The Santiago Bernabeu team, as is becoming the way, mostly attacked on the left due to the quality and combination play of Marcelo and Ronaldo, although on occasions Kaka also joined in on the left and they were a constant threat for the Spanish-Belgian goalkeeper, Urko Pardo.
As for Apoel, they got numbers behind the ball and worked hard in defence but without much of a counter attack, stopping the home side attacks but with more intensity than success in the opening stages.
Sahin made himself available and Granero, a bit higher, linked with him and Kaka to give continuity to the play with short passing. But both he and Granero have the ability to switch play long and find strikers or wide players unmarked.
Apoel hardly dared to come out, just a couple of weak counter attacks without the necessary belief to cause a problem for the Madrid defence.
On 25 minutes, the first goal came for Cristiano Ronaldo and for the match. And it was similar to what has been happening all season. Ronaldo comes inside and Marcelo overlaps to give width and crosses for the Portuguese player to latch on to in the box and put it in the back of the net from close range.
Yesterday’s game was not high tempo because Madrid didn’t need it, the whites having most of the possession (79%), and you can appreciate the different options they have, with midfield players that can play short or long, with strikers who can get free and penetrate whatever happens and width or central play if needed. Moreover, they have finishers who can score at any time. Ultimately, the squad has many different options that have made the team stronger in ability and variety.
On 36 minutes it was 2-0, a great Kaka goal with a shot from outside the box. The match became even more comfortable for Real Madrid than it was already and had been before the start.
In the second half, Marcelo came off and Callejon came on to play wide on the right, moving Altintop to left back.
The game was being played out in the Apoel half and Mourinho took the chance to give Di Maria a run out, coming on for Higuain on 54 minutes, with Ronaldo going to central striker and Callejon on the left. On 74 minutes Albiol came on for Granero, playing in centre midfield alongside Sahin. On 76 minutes, a good move in midfield by Apoel finished with a wall pass behind the Madrid defence and Manduca, surprisingly, scored the first goal for his team.
Apoel were encouraged to move up the pitch and create a threat to make the game more exciting but Madrid’s third goal came immediately after through Ronaldo who scored from a free kick from the left.
Callejon got the fourth for Madrid in the 79th minute from a cross shot and straight after, Altintop gave away a penalti by tripping Adorno and Solari put it away coolly making it 4-2.
Shortly after, Di Maria finished the scoring with another good goal, putting the ball over the keeper who was a bit too far out.
A good performance by Real Madrid, superior from start to finish, and they look forward to an interesting clash with Bayern who also appear to be in form.
FYI....tomorrow I'll be installing the Globall Coach application. Computers was my career....football is my passion. Like you said....it is great to bring the digital world to the pitch
thank you very much for your analysis.very interesting as always
I have always been interested in what you were writting in your notebook during the game?
Thank you but at this moment we have to stick together behind the team.
Thanks for your support, but it is time to stick together behind the team. Thank you.
Global coach. I am interested in your opinion about systems- Do you think it is more beneficial to have a set formation for your team and to make minor adjustments to suit the opposition or is a radical change in tactics and formations give a better advantage as it keeps the opposition guessing as to how you will set up.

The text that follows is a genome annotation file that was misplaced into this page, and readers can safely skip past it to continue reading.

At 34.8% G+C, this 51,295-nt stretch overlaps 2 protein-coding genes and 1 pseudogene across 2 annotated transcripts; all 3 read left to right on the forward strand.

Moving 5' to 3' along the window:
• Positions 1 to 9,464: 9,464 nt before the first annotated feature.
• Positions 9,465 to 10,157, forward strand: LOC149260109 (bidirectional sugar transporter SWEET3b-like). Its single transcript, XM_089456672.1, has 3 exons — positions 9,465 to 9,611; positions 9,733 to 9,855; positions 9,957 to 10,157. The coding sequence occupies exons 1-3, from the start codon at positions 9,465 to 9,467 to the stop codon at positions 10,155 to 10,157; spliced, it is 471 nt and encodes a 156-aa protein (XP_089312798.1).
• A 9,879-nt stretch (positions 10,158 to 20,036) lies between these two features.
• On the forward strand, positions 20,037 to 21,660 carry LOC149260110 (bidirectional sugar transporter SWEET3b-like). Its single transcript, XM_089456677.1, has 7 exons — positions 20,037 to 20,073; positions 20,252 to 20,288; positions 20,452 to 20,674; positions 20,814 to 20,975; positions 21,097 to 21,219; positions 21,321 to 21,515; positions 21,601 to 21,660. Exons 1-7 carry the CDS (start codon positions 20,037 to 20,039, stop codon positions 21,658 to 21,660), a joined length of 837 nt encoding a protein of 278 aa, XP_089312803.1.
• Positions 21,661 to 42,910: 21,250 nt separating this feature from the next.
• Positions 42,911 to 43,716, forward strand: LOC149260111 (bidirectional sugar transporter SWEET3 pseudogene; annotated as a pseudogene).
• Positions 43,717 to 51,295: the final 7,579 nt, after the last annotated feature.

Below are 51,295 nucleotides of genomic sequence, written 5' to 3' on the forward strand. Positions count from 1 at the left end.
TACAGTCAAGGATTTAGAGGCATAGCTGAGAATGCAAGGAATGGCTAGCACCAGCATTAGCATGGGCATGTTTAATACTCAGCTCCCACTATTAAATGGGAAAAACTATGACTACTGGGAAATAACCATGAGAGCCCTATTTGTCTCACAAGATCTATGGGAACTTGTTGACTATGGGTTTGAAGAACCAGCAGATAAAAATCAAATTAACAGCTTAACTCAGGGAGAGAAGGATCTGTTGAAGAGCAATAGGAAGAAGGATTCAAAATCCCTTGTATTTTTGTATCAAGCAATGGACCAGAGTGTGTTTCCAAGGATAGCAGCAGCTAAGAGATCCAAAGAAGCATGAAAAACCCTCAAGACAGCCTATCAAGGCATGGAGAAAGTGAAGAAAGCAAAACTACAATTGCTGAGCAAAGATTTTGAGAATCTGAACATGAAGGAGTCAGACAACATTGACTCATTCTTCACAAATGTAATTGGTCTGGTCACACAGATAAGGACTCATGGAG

Also would you alter your formations to suit the players you have available at that time or keep the same system and expect the players to adapt as required ?
Thank you for everything and I look forward to seeing you back at LFC sometime in the future. YNWA !
Hello, if you can sign players use your system and don't change too much. If you can't sign players, adapt the system and don't change too much. Thanks.
Hey that was a good question by @Joey_Blogs above.
Following on from that, if you were to use a 4231 and have your offensive players interchanging with fast one twos and triangle football, would that be the best way to keep an opposition defense guessing?
I liken to the fact how your Valencia team absolutely clinically cut Liverpool defense apart in the champions league,
I have seen the King play like this before and the opposition defenses seem to be unable to cope with it, in fact I wish we played like it more often, is there any problems with implementing this system on a regular basis.
Hello, the idea is good, to change players all the time, but you have to train on the pitch every day if you don't train hard during the week you can't expect the players to understand any system. Thaks
True say my friend.
Don’t get me wrong, I want Kenny to succeed because like Rafa he cares about the club and the fans, and I think he still can, if he can get the right type of players and play with an attacking brand of football, like against Fulham last season,
I actually think he may be better suited to winning an EPL than a CL, that’s just my opinion though.
I'm even willing to give Carroll and Henderson support and time, they're still young and could come good just like our Lucas did, and no problems with Suarez or Enrique, I think they’re good additions.
Adam I want to start seeing more from him, start dictating more games with a good range of passing through the middle, like Alonso did, in fact he should be watching tapes,learning from him.
We got some good players, we’re just missing some vital cogs to make the machine work, on our day we can slug it out with the big boys in one on ones, just need to obtain the right players, to see off the smaller clubs.
Do you think European football (Champions League & Europa League) has taken on a change in general philosophy in the last few years with respect to how teams approach it? We are seeing more and more continental teams go through in recent years but I think it is silly to think that some leagues have become better or worse than others... Do you think that certain countries are focusing less on UEFA football than others?
Also, do you prefer coffee or tea?
Hello Brian, all the teams think about their league and also the cup competitions. During the season they can see the possibilities in any of them and they try harder in one or the other, it depends on your squad at the end. Thanks